Many of the pieces had been removed from larger Altar pieces that would have been made up of 10+ such paintings.  I was fascinated to learn that the altar pieces normally had a Sunday side and an Everyday side.  The Everyday sides were the ones on the outside of the altar and were obviously more worn.  The Sunday sides, which were inside the altarpiece and only opened on Sundays,  were more elaborate in design and were in much better condition.

I moved into a room full of statuary and noticed one likeness that had teeth carved in it.  It was very unusual as most only had closed mouths.  Since I was in “teeth” mode, I found a pottery statue that had teeth but you had to look under the lips to see them.

I returned to the LONG courtyard between the Upper and Lower Palace and made the walk to the larger of the palaces……

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…..stopping to chat with a few friends along the way……

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This palace held a HUGE art gallery and I spent two hours wandering thru it’s rooms.  

There was one gallery that included only self portraits, both realistic and surreal, many  dressed in various costumes,  including a clown.

There was one exhibition called “Light and Shadow” that contained only works by Kurzweill Max, an Austrian painter who died in 1916.  It was well titled as he was amazing at bringing light into his paintings.

One was called “The Dryad’s Death” and was a very dark painting that made you think of the deepest part of the forest.  There was a light in the horizon but when I first looked, I couldn’t see anything more.  Needless to say, I wasn’t that impressed with it!!   Then, as I continued to look, I could see the Dryad coming out of the tree.   I walked away really liking the painting!!!

Another favorite was call “A Dear Visitor”.  Here is a “stolen” internet photo…..640117

As I wandered thru the galleries, there were a few other pieces that stood out to me.

I loved this piece by Maximillian Oppenheimer, called “Die Philarmonkier”…..IMG_1904

It is a very large piece and contained SO much detail.  You could almost hear the music while you stood there.

In one gallery there was a painting surrounded by restoring equipment.  It was fun to look at the jars of paint, brushes, rags and even a vacuum cleaner.  There were several jars of gold gilt which made me think that they might have been restoring the frame rather than the actual painting.  I wish that they had been working so I could have watched!!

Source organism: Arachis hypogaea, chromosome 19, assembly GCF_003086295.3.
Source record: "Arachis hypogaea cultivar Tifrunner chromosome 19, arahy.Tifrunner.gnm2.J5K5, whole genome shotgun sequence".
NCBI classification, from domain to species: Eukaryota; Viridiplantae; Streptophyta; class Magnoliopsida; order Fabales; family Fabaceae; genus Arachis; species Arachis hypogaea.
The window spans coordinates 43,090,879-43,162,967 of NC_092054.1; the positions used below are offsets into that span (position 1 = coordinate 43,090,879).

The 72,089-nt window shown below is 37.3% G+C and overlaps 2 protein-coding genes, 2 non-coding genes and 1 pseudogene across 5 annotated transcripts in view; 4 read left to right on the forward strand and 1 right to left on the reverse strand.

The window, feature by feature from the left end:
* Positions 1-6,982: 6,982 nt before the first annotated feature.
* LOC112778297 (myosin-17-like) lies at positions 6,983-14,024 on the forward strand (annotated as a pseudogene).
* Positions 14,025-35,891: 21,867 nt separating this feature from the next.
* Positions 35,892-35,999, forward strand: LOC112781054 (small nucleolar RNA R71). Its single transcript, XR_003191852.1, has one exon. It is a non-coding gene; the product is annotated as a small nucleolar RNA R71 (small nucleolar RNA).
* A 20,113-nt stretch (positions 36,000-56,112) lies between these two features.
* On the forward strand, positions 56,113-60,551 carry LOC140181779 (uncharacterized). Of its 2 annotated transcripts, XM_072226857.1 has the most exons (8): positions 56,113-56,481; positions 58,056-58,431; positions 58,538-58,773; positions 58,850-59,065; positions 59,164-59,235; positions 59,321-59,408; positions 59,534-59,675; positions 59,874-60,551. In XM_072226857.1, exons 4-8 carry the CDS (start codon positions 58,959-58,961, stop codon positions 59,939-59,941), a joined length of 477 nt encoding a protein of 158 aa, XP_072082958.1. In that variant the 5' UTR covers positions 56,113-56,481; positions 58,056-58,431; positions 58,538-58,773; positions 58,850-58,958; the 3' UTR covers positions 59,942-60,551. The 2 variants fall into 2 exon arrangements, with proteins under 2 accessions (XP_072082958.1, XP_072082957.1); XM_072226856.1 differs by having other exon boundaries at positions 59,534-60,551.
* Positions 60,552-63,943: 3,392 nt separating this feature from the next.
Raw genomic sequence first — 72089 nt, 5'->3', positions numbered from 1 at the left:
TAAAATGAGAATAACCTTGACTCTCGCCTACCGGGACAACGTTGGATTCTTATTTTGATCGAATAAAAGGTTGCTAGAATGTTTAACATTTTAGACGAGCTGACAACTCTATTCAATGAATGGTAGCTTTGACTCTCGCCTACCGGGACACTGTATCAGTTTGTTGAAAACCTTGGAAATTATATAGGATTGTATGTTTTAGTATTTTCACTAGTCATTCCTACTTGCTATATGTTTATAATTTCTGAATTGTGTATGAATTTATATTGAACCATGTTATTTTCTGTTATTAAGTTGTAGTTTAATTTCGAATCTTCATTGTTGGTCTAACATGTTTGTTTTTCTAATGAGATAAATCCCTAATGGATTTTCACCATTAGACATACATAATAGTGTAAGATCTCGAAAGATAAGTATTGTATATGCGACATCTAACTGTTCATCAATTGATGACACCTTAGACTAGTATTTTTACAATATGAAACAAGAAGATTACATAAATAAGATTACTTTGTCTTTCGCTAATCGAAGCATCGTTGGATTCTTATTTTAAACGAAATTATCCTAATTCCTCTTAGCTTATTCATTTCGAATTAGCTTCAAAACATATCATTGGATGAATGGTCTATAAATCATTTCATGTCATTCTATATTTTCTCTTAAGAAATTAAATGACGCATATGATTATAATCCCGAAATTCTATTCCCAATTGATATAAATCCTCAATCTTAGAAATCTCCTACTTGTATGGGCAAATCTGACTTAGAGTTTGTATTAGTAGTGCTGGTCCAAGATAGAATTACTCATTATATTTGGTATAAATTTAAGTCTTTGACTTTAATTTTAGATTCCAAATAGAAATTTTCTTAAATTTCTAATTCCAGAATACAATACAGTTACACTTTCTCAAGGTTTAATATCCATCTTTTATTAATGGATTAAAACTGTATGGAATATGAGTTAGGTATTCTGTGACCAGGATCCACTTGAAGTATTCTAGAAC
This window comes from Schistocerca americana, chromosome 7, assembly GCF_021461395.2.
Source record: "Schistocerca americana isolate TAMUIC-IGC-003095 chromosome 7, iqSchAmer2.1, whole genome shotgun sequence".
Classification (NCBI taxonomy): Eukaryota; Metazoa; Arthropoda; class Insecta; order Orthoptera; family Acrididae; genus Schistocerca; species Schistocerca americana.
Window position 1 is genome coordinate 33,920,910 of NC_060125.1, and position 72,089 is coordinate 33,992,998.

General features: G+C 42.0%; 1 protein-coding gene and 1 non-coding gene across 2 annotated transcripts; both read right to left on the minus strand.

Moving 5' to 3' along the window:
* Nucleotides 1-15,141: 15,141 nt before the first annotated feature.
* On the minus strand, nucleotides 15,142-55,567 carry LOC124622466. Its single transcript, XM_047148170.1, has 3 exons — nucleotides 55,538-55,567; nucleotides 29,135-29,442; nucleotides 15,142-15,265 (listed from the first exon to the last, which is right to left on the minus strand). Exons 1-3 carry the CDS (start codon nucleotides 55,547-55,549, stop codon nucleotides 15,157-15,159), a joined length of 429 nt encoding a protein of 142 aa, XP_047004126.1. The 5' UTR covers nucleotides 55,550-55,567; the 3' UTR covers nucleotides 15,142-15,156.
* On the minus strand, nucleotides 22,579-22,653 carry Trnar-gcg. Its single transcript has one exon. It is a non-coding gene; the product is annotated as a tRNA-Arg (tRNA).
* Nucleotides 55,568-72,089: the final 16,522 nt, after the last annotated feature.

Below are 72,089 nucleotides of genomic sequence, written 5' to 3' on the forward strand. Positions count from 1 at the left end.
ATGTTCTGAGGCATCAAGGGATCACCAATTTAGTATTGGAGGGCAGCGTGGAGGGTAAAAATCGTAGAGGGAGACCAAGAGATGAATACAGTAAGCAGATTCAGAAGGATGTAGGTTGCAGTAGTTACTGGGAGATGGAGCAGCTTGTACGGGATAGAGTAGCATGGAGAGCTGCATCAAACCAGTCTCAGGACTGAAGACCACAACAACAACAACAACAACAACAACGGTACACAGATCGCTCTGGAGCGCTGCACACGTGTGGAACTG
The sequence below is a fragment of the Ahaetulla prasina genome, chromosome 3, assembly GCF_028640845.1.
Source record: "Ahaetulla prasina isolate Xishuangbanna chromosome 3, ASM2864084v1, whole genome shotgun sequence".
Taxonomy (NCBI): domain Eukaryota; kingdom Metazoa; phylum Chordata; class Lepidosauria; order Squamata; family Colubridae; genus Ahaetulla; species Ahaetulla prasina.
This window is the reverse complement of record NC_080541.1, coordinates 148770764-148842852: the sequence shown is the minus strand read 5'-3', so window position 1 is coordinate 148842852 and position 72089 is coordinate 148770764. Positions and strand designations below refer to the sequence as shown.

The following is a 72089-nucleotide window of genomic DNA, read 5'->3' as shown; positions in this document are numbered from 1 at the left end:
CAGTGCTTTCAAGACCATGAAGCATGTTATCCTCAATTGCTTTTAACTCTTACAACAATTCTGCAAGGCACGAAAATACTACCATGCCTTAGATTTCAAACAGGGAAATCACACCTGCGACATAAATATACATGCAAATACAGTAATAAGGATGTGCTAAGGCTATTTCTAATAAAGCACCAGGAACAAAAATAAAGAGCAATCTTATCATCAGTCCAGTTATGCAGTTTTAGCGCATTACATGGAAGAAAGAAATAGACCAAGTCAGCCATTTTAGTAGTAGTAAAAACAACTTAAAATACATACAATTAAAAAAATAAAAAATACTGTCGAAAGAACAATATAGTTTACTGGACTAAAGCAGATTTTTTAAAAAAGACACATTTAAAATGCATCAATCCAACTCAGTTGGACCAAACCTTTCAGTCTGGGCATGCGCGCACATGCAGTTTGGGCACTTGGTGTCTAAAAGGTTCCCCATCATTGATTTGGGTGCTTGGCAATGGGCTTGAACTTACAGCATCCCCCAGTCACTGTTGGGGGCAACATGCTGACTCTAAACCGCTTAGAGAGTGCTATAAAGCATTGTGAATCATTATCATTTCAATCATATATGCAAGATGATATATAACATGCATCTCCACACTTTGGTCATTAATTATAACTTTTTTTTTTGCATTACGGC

One room contained a series of statues called “The Character Heads” by  Franz Xavier Messerschmidt.  The interesting thing about these sculptures were the expressions on the faces, and the names assigned to the expressions.  This was one of my favorites……

Franz Xaver Messerschmidt, Character Head: The Beaked
1770
Alabaster, height 43 cm
Österreichische Galerie, Vienna

Try googling these and enjoy!!!!

In other galleries, I saw paintings by Van Gogh,  Max Liberman, Monet, and Manet.  One of my favorites was a Monet called “ DerKoch” which means “the Cook”…..2761b5df438d30011a0e583fed09584b

There was also an intriguing painting called “Seashore in the Mist” by Caspar David Friederich.  It is another one that you have to really look at to see all of the story……

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Finally, I found my next quilt in a tile piece in women’s bathroom!!!  It is a simple pattern…..

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….and when I saw it I started thinking about doing discharge dying of some black and brown fabrics that I have and then maybe adding some gold or bronze paint to them as well.   We will see what comes of it!!!!

In the evening we were taken to Christian’s home and spent several hours enjoying time with his wife and twin sons.  Then it was back to the hotel to get packed up to start our return journey!!!!

3 comments:

Karen S said...

There is far too much to see in such a short time. I can see where you could easily spend several days in just one of the churches and still not feel you have seen all of it. I am stunned by the incredible detail in all the buildings.

Sylvia said...

So naturally, I love the painting of the orchestra, and blew up your photo to study it more closely. Of course I am only interested in the flute players, and I spent a long time staring at the last row of the flutes (we will leave aside and ascribe to artistic license the number and arrangement of musicians in this painting ;) ). It looks like there is a guy putting a flute in his ear. In my experience, this is not an effective manner of playing the flute. Eventually I figured out that the guy with the flute in his ear is actually in front of it and playing piccolo, but now we are still left with a disembodied pair of hands holding a flute. If you are able to shed any light on this most mysterious situation, this flutist would appreciate it. ;)

elle said...

Carved crochet lace!!! In all the variety the details are amazing!